Top 6 Jamaican Foods you MUST try!

My favorite part of traveling is getting to experience new foods, trying a dish from another country gives you a new perspective on foods. If you are a foodie like me, then you will love this blog post. There are so many good foods in Jamaica to try, here are just a few that I found to be popular while in Jamaica! Below each MUST TRY food, I have listed the recipe so that you can create your own Jamaican experience in the comfort of your own home!

Jerk Chicken or Pork


  • 1/2 cup chopped green onions

  • 1 Onion chopped

  • 1/2 teaspoons dried thyme

  • 1 teaspoon salt

  • 2 teaspoons sugar

  • 1 teaspoon ground allspice

  • 1/2 teaspoon cinnamon

  • 1/2 teaspoon nutmeg

  • 1 teaspoon black pepper

  • 1 habanero or Scotch bonnet (very hot), or jalapeno (milder), seeded, chopped fine

  • 2 tablespoons soy sauce

  • 1 tablespoon cider vinegar

  • 1 tablespoon vegetable oil

  • 1 whole chicken, cut in sections, slashed 1/2" deep with a knife every few inches

Let's get cookin':

  1. Combine all ingredients (except the chicken) in a food processor and process until a smooth puree forms. Put the chicken in a large bowl, and pour over the marinade. Mix the chicken pieces around to coat them completely, cover, and marinate at least 6 hours.

  2. it's important to let the spices fully permeate the chicken before cooking, to give it a hearty and robust jerk flavor.

  3. Remove chicken from the jerk marinade and grill over charcoal until cooked through (internal temp of 165 F). You may also broil, or roast the chicken in a hot oven (425 F), but this will produce a slightly different flavor.


Curry Goat


  • 3- 3 1/2 pounds goat meat (cut in chunks)

  • ¼- ½ cup cooking oil

  • 2 teaspoons minced garlic

  • 1 -2 teaspoons minced ginger

  • 1 medium onion sliced

  • 4-5 Tablespoons Curry powder

  • 1- teaspoon white pepper

  • 1-2 teaspoons fresh thyme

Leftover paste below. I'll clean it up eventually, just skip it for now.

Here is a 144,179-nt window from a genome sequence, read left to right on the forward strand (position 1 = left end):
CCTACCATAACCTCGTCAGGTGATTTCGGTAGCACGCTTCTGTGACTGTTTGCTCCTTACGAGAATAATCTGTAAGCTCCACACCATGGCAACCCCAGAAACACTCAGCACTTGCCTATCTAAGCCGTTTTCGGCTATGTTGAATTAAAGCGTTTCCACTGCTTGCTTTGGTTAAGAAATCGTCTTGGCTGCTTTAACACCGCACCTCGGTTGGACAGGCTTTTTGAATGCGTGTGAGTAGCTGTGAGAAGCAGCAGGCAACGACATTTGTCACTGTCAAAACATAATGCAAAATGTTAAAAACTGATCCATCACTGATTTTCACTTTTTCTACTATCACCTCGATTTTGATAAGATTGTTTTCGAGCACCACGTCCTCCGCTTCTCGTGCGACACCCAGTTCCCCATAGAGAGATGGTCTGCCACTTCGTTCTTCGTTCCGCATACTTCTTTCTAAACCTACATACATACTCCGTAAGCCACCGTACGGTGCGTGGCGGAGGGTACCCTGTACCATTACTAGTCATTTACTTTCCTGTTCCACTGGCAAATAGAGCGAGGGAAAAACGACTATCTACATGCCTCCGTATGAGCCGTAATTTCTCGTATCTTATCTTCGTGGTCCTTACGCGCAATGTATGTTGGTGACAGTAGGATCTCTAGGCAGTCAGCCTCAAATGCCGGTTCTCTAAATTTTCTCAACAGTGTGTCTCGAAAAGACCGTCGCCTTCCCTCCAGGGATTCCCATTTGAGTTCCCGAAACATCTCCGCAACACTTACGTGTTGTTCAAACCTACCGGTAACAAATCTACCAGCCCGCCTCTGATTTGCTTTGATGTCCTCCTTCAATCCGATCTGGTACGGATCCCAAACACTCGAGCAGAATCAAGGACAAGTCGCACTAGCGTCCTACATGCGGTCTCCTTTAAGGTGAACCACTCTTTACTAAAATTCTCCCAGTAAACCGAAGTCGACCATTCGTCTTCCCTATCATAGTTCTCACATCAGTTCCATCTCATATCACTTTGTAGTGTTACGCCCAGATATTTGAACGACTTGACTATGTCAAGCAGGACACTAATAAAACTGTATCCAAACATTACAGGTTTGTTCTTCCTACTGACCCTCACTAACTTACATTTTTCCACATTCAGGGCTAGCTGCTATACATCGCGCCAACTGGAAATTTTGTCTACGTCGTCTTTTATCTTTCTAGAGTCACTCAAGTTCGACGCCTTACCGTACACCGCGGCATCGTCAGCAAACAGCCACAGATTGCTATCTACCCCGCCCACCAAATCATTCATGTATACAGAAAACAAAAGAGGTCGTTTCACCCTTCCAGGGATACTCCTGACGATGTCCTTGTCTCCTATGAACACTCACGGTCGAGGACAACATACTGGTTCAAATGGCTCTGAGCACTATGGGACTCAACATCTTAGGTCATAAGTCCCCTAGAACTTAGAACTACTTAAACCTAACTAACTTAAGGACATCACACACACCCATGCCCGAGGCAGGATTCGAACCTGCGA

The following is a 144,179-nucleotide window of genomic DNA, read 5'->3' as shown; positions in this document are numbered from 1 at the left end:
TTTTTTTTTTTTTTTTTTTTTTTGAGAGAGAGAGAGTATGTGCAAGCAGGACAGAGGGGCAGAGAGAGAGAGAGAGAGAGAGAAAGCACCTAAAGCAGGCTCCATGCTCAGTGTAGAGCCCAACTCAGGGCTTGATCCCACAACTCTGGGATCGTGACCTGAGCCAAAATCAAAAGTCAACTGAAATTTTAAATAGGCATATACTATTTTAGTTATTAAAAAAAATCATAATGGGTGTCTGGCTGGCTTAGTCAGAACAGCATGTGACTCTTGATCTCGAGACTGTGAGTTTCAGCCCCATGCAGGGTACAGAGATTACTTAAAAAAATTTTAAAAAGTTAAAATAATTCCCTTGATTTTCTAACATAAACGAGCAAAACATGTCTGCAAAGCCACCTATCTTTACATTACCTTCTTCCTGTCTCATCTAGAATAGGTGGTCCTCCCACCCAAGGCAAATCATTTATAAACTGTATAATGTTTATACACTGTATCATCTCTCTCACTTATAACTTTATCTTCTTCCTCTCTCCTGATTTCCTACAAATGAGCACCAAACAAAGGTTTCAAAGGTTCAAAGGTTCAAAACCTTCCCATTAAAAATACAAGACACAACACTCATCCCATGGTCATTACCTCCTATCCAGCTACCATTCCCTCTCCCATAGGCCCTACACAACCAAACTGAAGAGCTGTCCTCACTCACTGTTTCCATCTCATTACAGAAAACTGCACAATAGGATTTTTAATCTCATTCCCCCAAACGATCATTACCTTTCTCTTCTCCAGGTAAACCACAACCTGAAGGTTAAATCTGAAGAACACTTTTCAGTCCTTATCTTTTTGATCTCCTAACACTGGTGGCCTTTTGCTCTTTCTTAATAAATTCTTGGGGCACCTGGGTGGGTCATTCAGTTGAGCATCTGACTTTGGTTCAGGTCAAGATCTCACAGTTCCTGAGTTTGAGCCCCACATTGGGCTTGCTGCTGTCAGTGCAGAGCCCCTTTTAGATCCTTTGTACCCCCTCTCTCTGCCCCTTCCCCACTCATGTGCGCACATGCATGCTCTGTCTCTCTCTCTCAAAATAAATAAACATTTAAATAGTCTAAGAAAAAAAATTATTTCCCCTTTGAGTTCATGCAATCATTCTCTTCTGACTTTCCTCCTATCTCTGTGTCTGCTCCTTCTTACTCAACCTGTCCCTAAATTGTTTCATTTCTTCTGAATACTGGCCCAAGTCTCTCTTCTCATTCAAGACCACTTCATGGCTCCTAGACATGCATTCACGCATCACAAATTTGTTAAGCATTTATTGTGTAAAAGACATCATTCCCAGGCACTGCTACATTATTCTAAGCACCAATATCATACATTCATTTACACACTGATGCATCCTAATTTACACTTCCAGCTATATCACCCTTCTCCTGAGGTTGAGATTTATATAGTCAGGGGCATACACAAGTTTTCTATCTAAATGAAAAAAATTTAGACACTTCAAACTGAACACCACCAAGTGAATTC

• 2 green onions sliced

  • 2-3 medium potatoes

  • 1 Tablespoon tomato paste

  • 1 scotch bonnet pepper

  • 1 tablespoon Bouillon powder (optional)

  • Salt to taste

Let's get cookin':

1. Season goat with, salt and pepper. Set aside

2. In a large pot, heat oil over medium heat, until hot, and then add the goat meat sauté stirring, frequently, any browned bits off the bottom of the pot, until goat is brown.

3. Then add curry, stir for about 1-2 minutes.

4. Add the garlic, ginger, white pepper, onions, thyme, tomato paste, scallions (green onions) and scotch bonnet pepper stir for about a minute.

5. Then pour in just enough water to cover the goat and bring to a boil and let it simmer until tender (depending on the goat size and preference) about 2 hours or more, stirring the saucepan occasionally and adding more water as needed.

6. About 15-20 minutes before you remove from the stove add potatoes and bouillon powder. Continue cooking until potatoes are tender, if you want really thick curry goat let the potatoes cook even more.

7. You may adjust thickness of soup with water or stock.


Ackee and Saltfish


  • 8 ounces salt cod

  • 2 tablespoons neutral oil, such as canola or vegetable

  • 2 tablespoons diced yellow onion, from 1/4 onion

  • 2 heaping tablespoons diced bell pepper, from 1/2 bell pepper

  • 1/2 Scotch bonnet chile, stemmed, seeded, and minced

  • 2 garlic cloves, minced

  • 1 small tomato, cored and diced

  • 1 scallion, thinly sliced

  • 2 tablespoons fresh thyme leaves and tender stems, chopped

  • One 18–20-ounce can ackee

  • Kosher salt and freshly ground black pepper

  • Sliced avocado, for serving

Let's get cookin':

1. Rinse salt cod under cold running water until any salt on its surface is washed away. Transfer to a medium bowl and cover with fresh water. Soak at room temperature for 1 hour, or cover and refrigerate overnight. Drain salt cod, discard soaking water, transfer fish to a small saucepan, and cover with fresh water. Bring to a boil over medium-high heat, and cook until fish flakes easily when prodded with a fork, about 40 minutes. Taste, and if the cod is still too salty—it should have a similar salinity to bacon—drain and discard cooking water, return fish to saucepan, cover with a fresh change of water, and boil for an additional 20 minutes. Once the salt cod is cooked and seasoned to your liking, drain, and flake fish into 1/2- to 1-inch pieces, discarding any bones and silvery membranes. Set aside.